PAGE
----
Srinagar, April 28 (KMS): Indian illegally occupied Jammu and Kashmir is reeling under a wave of cold and flu symptoms in adults and children, causing a spike in people seeking treatment in hospitals. Experts have cautioned against panic and self medication.
Doctors at GB Pant Children Hospital said the sea of people with sick children does not ebb till late afternoon. They said, in Casualty also, the patient load has increased drastically over the past month.
Prof Muzaffar Jan, Head Department of Pediatrics at Government Medical College (GMC), Srinagar, said the patient number in OPD has increased by at least 25 percent in the recent past. “However, this is the norm almost every year. In these two months, March and April, we have huge number of children being brought with fever, cold, flu symptoms,” he said.
Prof Jan said that the children are provided treatment on OPD basis only and do not require admission. “We provide symptomatic treatment to patients, and children also get better on their own,” he said.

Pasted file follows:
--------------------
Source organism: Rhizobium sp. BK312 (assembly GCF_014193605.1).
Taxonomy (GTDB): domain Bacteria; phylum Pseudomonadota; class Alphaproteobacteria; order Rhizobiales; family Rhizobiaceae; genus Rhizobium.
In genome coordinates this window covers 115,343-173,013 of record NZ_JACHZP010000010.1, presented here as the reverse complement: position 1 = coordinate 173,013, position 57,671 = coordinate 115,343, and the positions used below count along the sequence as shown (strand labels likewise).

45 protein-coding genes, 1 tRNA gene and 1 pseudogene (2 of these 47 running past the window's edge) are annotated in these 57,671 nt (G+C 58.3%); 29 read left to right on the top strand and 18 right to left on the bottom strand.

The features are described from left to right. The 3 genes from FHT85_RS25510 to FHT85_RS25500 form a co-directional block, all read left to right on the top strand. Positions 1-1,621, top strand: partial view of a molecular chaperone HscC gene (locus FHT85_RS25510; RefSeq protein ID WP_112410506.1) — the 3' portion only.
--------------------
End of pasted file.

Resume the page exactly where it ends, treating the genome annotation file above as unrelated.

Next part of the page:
Prof Jan advised parents not to panic in case of flu symptoms. “Most of it is either allergic or some mild virus. There is absolutely no need to panic,” he said.
Doctors said similar symptoms are being reported in great numbers in adults also.
Prof Naveed Nazir Shah, Head Department of Chest Medicine at GMC Srinagar said almost everyone having flu symptoms, when tested for COVID-19 is found negative. “It is not COVID but may be some other virus and also the number of seasonal allergies that are making people sick,” he said.
Prof Shah said this year, there seems to be a higher incidence of flu and cold as the masks are not being worn by people. “For the past two years, we had masks on, there was no school and minimal interaction. So there we were protected from all kinds of respiratory viruses as well as allergic matter in air,” he said.
Prof Shah said that people must not use antibiotics unless prescribed by a doctor. “Use over the counter medicines for mild fever and decongestants to relive symptoms,” he said, adding that winters and spring in Kashmir are seasons when respiratory infections rise. “We have a high number of patients, yes. But this is expected,” he said.